Puppy Farms – Who is Really to Blame?
Every time I see a new puppy, I ask two questions; Did you go far to get them? and; Did you see the mother and the rest of the litter? The answers I receive will quickly identify those from puppy farms or unscrupulous breeders and then I can discuss, with the besotted but misguided owner, the potential problems their bundle of fluff may bring.
Thankfully the majority of pups have been responsibly bred but a significant proportion are not and they come though my doors with depressing regularity.
My heart sinks when my client says ´Oh no, I didn´t have to travel at all, a nice man dropped him off a the motorway services/Asda car park/local lay-by´ as this generally means it is the product of a puppy farm. Usually they have answered an advert in the local Bargain Pages, with only a (disposable) mobile number as a contact, been asked what breed of puppy they wanted (which should always ring alarm bells!) and told the cost and the delivery arrangements. The puppy will be delivered in the back of a van, probably with others of its kind but not with any food or water, and the prospective owner told to take their pick.
Sometimes people have visited a private home but are only presented with a single pup to view, or a litter but no bitch, or a bitch who may or may not have been the mother. There are often fulsome promises of pedigree papers in the post, which will never arrive, and that health testing has been done, but no proof will be given.
One thing that can be guaranteed is that you will never, ever see where these poor babies have really been born or the squalid conditions they were kept in.
Puppy farms are terrible places, where ´pedigree´ bitches are bred from again and again, often in filthy surroundings and with very little human contact. The puppies they produce are generally poor specimens, sickly and suffering from disease. The lack of human contact and the fact they are often removed from their mother and the litter far too early, can mean they suffer from behavioual issues as adult dogs. However, even if a pup is not bred at a puppy farm, it does not mean it has been correctly produced. There are plenty of unscrupulous breeders out there of all kinds, out to make money only, and it is definitely a ´buyers beware´ market.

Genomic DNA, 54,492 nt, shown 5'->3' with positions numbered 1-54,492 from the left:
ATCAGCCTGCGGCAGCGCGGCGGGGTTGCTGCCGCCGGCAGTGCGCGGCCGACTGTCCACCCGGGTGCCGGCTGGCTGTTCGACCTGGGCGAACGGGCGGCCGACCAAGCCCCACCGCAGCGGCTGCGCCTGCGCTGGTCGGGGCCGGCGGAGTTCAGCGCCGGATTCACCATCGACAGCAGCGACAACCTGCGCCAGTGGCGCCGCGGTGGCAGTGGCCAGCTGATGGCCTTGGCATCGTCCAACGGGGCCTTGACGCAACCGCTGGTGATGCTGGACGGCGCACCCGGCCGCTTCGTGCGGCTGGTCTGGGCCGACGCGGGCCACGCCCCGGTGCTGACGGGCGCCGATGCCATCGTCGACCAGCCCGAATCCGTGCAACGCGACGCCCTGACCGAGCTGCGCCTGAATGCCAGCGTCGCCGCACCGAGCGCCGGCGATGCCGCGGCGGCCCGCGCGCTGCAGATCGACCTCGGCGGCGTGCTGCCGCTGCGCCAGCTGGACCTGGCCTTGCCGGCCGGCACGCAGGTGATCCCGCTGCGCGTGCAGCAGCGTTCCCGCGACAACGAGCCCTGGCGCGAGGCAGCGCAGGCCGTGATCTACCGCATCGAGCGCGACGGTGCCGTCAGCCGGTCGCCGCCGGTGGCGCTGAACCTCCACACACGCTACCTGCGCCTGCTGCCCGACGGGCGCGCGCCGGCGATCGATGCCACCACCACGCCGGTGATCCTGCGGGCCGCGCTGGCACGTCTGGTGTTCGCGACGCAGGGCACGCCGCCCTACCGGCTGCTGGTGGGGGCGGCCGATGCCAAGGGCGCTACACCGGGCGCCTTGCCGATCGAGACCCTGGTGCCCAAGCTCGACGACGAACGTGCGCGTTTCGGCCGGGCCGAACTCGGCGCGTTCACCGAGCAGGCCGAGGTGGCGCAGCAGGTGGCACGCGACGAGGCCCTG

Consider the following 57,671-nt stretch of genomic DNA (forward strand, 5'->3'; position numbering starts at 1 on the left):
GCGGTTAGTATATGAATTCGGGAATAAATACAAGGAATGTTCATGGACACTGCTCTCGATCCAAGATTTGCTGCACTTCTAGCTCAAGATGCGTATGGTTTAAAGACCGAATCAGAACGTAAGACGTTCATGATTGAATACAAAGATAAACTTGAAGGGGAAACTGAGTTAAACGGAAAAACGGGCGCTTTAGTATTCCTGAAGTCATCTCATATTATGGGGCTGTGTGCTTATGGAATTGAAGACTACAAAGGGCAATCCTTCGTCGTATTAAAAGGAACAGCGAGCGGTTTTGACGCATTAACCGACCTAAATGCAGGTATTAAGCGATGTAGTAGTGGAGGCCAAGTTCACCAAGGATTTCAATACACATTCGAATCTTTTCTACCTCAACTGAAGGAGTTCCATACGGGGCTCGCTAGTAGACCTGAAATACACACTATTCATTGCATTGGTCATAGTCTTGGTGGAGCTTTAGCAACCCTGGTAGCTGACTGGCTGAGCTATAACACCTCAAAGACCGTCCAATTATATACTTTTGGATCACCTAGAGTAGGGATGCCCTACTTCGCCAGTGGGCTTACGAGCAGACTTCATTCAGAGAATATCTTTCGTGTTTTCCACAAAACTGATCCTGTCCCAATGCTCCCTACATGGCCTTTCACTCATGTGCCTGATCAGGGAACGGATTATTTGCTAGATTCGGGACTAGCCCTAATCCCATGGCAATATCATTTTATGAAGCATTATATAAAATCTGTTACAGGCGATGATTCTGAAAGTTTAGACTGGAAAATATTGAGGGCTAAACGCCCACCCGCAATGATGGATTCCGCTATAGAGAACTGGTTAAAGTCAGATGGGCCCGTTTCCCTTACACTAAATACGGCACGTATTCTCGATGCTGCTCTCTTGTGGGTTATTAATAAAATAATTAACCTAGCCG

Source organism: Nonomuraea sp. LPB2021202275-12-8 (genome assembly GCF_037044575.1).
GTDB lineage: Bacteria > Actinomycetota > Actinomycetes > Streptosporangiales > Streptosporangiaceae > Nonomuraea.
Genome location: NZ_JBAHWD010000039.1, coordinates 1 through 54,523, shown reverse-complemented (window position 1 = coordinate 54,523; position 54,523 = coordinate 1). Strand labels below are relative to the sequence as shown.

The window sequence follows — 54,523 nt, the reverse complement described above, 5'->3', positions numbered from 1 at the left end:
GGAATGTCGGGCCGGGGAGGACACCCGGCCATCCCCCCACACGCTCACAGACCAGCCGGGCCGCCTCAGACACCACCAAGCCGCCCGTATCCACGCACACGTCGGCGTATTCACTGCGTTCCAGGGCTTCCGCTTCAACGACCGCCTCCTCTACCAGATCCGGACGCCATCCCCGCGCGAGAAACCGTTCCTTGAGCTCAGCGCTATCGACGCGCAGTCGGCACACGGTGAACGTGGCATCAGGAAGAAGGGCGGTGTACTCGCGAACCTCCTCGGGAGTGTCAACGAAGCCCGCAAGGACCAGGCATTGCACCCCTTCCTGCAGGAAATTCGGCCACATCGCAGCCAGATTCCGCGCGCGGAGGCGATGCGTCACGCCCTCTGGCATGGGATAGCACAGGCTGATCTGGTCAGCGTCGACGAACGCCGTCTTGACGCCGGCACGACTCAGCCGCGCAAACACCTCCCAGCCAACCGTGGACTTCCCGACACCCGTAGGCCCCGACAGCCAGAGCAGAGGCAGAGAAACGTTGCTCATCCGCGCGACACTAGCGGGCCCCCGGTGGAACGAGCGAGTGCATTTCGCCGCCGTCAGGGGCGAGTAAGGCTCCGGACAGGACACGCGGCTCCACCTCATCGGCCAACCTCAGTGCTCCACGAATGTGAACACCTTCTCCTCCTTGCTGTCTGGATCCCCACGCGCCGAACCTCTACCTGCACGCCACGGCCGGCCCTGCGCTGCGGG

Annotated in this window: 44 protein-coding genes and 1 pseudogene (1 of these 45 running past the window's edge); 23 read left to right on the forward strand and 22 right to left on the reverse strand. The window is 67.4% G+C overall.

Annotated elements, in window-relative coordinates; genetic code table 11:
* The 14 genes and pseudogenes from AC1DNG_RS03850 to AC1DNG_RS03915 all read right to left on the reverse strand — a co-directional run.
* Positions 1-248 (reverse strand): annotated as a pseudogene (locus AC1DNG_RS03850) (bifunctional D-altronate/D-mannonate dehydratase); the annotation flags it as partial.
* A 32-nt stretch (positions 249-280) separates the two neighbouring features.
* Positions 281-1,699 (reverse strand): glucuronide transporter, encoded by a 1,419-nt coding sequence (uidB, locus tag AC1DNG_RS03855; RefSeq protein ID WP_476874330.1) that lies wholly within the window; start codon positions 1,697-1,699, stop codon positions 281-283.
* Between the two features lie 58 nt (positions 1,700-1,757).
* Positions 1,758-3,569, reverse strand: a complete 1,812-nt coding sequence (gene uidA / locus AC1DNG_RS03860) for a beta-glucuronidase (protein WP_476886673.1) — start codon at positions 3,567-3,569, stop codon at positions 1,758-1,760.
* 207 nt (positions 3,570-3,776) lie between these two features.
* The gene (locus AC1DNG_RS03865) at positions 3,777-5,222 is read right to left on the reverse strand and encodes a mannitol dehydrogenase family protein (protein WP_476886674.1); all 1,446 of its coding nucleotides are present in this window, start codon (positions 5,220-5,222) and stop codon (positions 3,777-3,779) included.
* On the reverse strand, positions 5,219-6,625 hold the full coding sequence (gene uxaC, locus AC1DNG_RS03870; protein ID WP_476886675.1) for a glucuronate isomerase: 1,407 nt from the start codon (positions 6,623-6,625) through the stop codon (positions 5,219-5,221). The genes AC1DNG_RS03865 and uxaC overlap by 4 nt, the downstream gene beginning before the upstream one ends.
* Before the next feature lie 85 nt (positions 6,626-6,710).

It always amazes me just how little thought goes into the purchase of a puppy, I honestly believe the majority of people put more effort into researching new kitchen appliances than a pet who is likely to give for a decade or more and be an integral part of the family.
Think about it, if you are buying a new appliance you will probably shop around, check out the features of the various machines, read reviews on reliability and ease of use and you may even compare the different stores warranty and return policies before carefully making your choice. Whereas a dog is often purchased simply on looks alone or what is the latest trend at the time. Often very little thought goes into their needs, how much exercise or attention it will require and what sort of training and environment would be best, which can often spell disaster.
It is this flippant attitude that has allowed puppy farms and other unscrupulous breeders to flourish (and is probably behind the statistic that the biggest killer of young dogs is euthanasia for behavioural reasons – but that is another article in itself).
Among the dogs I have seen recently from puppy farms are ´Marley´ (a yellow Labrador of course) who was extremely poorly with diarrhoea and ´Tiny´ a Yorkshire Terrier who had three, yes three, different hernias (one umbilical and two inguinal), which area related to poor breeding. Both of these dogs had been purchased on a whim and their owners, and the pups themselves, would suffer the consequences.
Marley was bought because his owner had seen the film. She hadn´t been able to afford the prices of ´proper´ pedigree labs and, unsurprisingly, was now struggling to afford he treatment he needed. Tiny was a gift and again, the price and the convenience of the availability of the dog had been key factors in her purchase. She will require an operation to repair the hernias, subjecting her to the risks of surgery and her owners to its expense.
When you see this thing time and again you cannot help but wonder, who is really to blame? Is it the puppy farms producing these pups or is it the purchasers, creating a demand for cheap, easily available ´pedigree´ animals? It is a difficult question to face, but we as ‘pet lovers’ have to take some of the responsibility for flourishing of puppy farms and other unscrupulous breeder.
Taking on a dog is a big responsibility and not a decision to be undertaken lightly. You must do your research, both on the kind of dog best for you and on the home it has come from. If everyone did this, the puppy farms would soon be wiped out. But above all, never, ever accept a pup which is delivered or cannot be seen with the litter and bitch in a family home.
Dogs are NOT a takeaway or a fridge freezer, they are, as the famous tag-line says, for life!